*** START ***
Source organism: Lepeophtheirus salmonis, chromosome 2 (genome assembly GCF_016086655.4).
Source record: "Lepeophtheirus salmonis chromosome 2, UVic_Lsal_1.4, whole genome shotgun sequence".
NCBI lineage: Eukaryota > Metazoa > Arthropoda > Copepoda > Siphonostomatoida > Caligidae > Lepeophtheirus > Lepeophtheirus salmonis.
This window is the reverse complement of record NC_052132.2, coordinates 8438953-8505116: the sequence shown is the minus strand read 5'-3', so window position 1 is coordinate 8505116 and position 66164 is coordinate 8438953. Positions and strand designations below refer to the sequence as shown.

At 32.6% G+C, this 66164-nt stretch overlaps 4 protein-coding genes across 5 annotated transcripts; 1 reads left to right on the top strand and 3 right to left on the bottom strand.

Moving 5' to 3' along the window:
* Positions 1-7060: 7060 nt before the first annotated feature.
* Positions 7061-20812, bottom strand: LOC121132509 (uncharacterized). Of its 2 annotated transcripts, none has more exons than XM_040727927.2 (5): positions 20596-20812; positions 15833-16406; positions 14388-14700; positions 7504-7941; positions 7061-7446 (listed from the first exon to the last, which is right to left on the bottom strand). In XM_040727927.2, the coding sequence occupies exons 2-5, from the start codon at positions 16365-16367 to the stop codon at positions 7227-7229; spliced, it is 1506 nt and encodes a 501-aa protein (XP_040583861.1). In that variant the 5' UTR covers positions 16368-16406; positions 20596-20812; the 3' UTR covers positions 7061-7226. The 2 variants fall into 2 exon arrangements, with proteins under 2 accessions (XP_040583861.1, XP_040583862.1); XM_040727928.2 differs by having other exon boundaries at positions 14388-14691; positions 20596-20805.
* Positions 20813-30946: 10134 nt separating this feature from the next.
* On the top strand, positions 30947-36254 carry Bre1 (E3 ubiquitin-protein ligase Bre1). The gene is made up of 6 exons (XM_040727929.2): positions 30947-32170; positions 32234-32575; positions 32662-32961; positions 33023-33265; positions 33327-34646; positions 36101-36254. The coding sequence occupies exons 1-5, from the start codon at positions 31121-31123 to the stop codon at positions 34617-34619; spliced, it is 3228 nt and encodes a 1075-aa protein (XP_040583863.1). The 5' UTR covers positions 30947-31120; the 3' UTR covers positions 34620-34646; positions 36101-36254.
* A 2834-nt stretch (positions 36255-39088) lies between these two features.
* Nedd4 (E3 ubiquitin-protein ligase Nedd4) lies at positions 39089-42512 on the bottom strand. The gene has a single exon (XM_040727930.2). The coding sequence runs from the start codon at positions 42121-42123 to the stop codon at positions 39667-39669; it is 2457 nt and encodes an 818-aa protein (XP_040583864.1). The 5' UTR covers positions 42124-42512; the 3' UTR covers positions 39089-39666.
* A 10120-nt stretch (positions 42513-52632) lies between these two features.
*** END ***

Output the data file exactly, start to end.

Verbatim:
Source organism: Lepeophtheirus salmonis, chromosome 2 (genome assembly GCF_016086655.4).
Source record: "Lepeophtheirus salmonis chromosome 2, UVic_Lsal_1.4, whole genome shotgun sequence".
NCBI lineage: Eukaryota > Metazoa > Arthropoda > Copepoda > Siphonostomatoida > Caligidae > Lepeophtheirus > Lepeophtheirus salmonis.
This window is the reverse complement of record NC_052132.2, coordinates 8438953-8505116: the sequence shown is the minus strand read 5'-3', so window position 1 is coordinate 8505116 and position 66164 is coordinate 8438953. Positions and strand designations below refer to the sequence as shown.

At 32.6% G+C, this 66164-nt stretch overlaps 4 protein-coding genes across 5 annotated transcripts; 1 reads left to right on the top strand and 3 right to left on the bottom strand.

Moving 5' to 3' along the window:
* Positions 1-7060: 7060 nt before the first annotated feature.
* Positions 7061-20812, bottom strand: LOC121132509 (uncharacterized). Of its 2 annotated transcripts, none has more exons than XM_040727927.2 (5): positions 20596-20812; positions 15833-16406; positions 14388-14700; positions 7504-7941; positions 7061-7446 (listed from the first exon to the last, which is right to left on the bottom strand). In XM_040727927.2, the coding sequence occupies exons 2-5, from the start codon at positions 16365-16367 to the stop codon at positions 7227-7229; spliced, it is 1506 nt and encodes a 501-aa protein (XP_040583861.1). In that variant the 5' UTR covers positions 16368-16406; positions 20596-20812; the 3' UTR covers positions 7061-7226. The 2 variants fall into 2 exon arrangements, with proteins under 2 accessions (XP_040583861.1, XP_040583862.1); XM_040727928.2 differs by having other exon boundaries at positions 14388-14691; positions 20596-20805.
* Positions 20813-30946: 10134 nt separating this feature from the next.
* On the top strand, positions 30947-36254 carry Bre1 (E3 ubiquitin-protein ligase Bre1). The gene is made up of 6 exons (XM_040727929.2): positions 30947-32170; positions 32234-32575; positions 32662-32961; positions 33023-33265; positions 33327-34646; positions 36101-36254. The coding sequence occupies exons 1-5, from the start codon at positions 31121-31123 to the stop codon at positions 34617-34619; spliced, it is 3228 nt and encodes a 1075-aa protein (XP_040583863.1). The 5' UTR covers positions 30947-31120; the 3' UTR covers positions 34620-34646; positions 36101-36254.
* A 2834-nt stretch (positions 36255-39088) lies between these two features.
* Nedd4 (E3 ubiquitin-protein ligase Nedd4) lies at positions 39089-42512 on the bottom strand. The gene has a single exon (XM_040727930.2). The coding sequence runs from the start codon at positions 42121-42123 to the stop codon at positions 39667-39669; it is 2457 nt and encodes an 818-aa protein (XP_040583864.1). The 5' UTR covers positions 42124-42512; the 3' UTR covers positions 39089-39666.
* A 10120-nt stretch (positions 42513-52632) lies between these two features.